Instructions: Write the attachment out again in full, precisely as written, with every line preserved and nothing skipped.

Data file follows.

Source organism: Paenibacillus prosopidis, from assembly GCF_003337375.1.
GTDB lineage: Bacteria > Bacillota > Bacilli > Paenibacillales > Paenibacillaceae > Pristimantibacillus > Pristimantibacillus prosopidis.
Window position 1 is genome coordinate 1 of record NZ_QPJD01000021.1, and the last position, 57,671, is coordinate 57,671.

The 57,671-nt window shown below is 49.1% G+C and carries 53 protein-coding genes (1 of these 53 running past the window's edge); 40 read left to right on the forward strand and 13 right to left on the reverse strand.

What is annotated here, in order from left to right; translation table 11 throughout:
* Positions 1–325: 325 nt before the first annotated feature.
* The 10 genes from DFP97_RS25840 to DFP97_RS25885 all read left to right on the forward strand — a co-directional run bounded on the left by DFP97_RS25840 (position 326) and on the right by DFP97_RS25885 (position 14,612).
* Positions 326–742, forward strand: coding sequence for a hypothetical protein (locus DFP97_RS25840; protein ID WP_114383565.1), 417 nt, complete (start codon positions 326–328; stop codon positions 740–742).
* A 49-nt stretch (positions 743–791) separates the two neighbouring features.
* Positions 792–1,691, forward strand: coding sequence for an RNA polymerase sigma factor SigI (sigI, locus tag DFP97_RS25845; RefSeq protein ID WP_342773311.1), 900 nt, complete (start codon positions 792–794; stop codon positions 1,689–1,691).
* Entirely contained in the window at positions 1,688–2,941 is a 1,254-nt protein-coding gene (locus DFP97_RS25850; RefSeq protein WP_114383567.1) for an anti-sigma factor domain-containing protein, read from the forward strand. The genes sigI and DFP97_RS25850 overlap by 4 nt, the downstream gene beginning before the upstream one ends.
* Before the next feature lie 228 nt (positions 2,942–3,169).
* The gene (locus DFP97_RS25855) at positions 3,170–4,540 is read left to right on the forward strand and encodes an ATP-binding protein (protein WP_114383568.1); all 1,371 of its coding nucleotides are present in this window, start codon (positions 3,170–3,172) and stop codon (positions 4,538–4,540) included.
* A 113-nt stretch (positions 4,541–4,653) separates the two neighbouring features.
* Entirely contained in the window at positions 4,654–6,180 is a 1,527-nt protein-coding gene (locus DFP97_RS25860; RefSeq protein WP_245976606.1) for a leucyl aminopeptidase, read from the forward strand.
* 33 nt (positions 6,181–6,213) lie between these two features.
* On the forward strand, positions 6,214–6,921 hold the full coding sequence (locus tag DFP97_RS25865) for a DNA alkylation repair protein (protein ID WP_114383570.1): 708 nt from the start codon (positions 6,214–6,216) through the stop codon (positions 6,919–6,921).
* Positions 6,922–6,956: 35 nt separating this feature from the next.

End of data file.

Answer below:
Source organism: Paenibacillus prosopidis, from assembly GCF_003337375.1.
GTDB lineage: Bacteria > Bacillota > Bacilli > Paenibacillales > Paenibacillaceae > Pristimantibacillus > Pristimantibacillus prosopidis.
Window position 1 is genome coordinate 1 of record NZ_QPJD01000021.1, and the last position, 57,671, is coordinate 57,671.

The 57,671-nt window shown below is 49.1% G+C and carries 53 protein-coding genes (1 of these 53 running past the window's edge); 40 read left to right on the forward strand and 13 right to left on the reverse strand.

What is annotated here, in order from left to right; translation table 11 throughout:
* Positions 1–325: 325 nt before the first annotated feature.
* The 10 genes from DFP97_RS25840 to DFP97_RS25885 all read left to right on the forward strand — a co-directional run bounded on the left by DFP97_RS25840 (position 326) and on the right by DFP97_RS25885 (position 14,612).
* Positions 326–742, forward strand: coding sequence for a hypothetical protein (locus DFP97_RS25840; protein ID WP_114383565.1), 417 nt, complete (start codon positions 326–328; stop codon positions 740–742).
* A 49-nt stretch (positions 743–791) separates the two neighbouring features.
* Positions 792–1,691, forward strand: coding sequence for an RNA polymerase sigma factor SigI (sigI, locus tag DFP97_RS25845; RefSeq protein ID WP_342773311.1), 900 nt, complete (start codon positions 792–794; stop codon positions 1,689–1,691).
* Entirely contained in the window at positions 1,688–2,941 is a 1,254-nt protein-coding gene (locus DFP97_RS25850; RefSeq protein WP_114383567.1) for an anti-sigma factor domain-containing protein, read from the forward strand. The genes sigI and DFP97_RS25850 overlap by 4 nt, the downstream gene beginning before the upstream one ends.
* Before the next feature lie 228 nt (positions 2,942–3,169).
* The gene (locus DFP97_RS25855) at positions 3,170–4,540 is read left to right on the forward strand and encodes an ATP-binding protein (protein WP_114383568.1); all 1,371 of its coding nucleotides are present in this window, start codon (positions 3,170–3,172) and stop codon (positions 4,538–4,540) included.
* A 113-nt stretch (positions 4,541–4,653) separates the two neighbouring features.
* Entirely contained in the window at positions 4,654–6,180 is a 1,527-nt protein-coding gene (locus DFP97_RS25860; RefSeq protein WP_245976606.1) for a leucyl aminopeptidase, read from the forward strand.
* 33 nt (positions 6,181–6,213) lie between these two features.
* On the forward strand, positions 6,214–6,921 hold the full coding sequence (locus tag DFP97_RS25865) for a DNA alkylation repair protein (protein ID WP_114383570.1): 708 nt from the start codon (positions 6,214–6,216) through the stop codon (positions 6,919–6,921).
* Positions 6,922–6,956: 35 nt separating this feature from the next.